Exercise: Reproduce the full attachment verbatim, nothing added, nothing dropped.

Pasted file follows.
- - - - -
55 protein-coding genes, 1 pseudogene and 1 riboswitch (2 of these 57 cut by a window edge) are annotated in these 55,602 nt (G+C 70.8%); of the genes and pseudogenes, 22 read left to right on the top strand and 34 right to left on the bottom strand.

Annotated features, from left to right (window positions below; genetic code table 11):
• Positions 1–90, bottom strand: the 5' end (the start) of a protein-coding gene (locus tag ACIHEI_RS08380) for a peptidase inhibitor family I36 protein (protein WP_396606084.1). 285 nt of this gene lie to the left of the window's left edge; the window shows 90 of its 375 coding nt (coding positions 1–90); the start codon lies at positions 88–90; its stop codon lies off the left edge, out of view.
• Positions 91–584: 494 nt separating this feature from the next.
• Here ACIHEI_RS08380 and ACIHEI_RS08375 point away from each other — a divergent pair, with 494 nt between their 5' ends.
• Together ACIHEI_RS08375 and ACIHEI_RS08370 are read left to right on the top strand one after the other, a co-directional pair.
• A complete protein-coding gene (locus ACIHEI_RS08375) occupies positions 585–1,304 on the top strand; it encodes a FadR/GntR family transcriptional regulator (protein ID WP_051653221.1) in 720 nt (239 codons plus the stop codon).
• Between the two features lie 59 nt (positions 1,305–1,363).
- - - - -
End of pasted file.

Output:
55 protein-coding genes, 1 pseudogene and 1 riboswitch (2 of these 57 cut by a window edge) are annotated in these 55,602 nt (G+C 70.8%); of the genes and pseudogenes, 22 read left to right on the top strand and 34 right to left on the bottom strand.

Annotated features, from left to right (window positions below; genetic code table 11):
• Positions 1–90, bottom strand: the 5' end (the start) of a protein-coding gene (locus tag ACIHEI_RS08380) for a peptidase inhibitor family I36 protein (protein WP_396606084.1). 285 nt of this gene lie to the left of the window's left edge; the window shows 90 of its 375 coding nt (coding positions 1–90); the start codon lies at positions 88–90; its stop codon lies off the left edge, out of view.
• Positions 91–584: 494 nt separating this feature from the next.
• Here ACIHEI_RS08380 and ACIHEI_RS08375 point away from each other — a divergent pair, with 494 nt between their 5' ends.
• Together ACIHEI_RS08375 and ACIHEI_RS08370 are read left to right on the top strand one after the other, a co-directional pair.
• A complete protein-coding gene (locus ACIHEI_RS08375) occupies positions 585–1,304 on the top strand; it encodes a FadR/GntR family transcriptional regulator (protein ID WP_051653221.1) in 720 nt (239 codons plus the stop codon).
• Between the two features lie 59 nt (positions 1,305–1,363).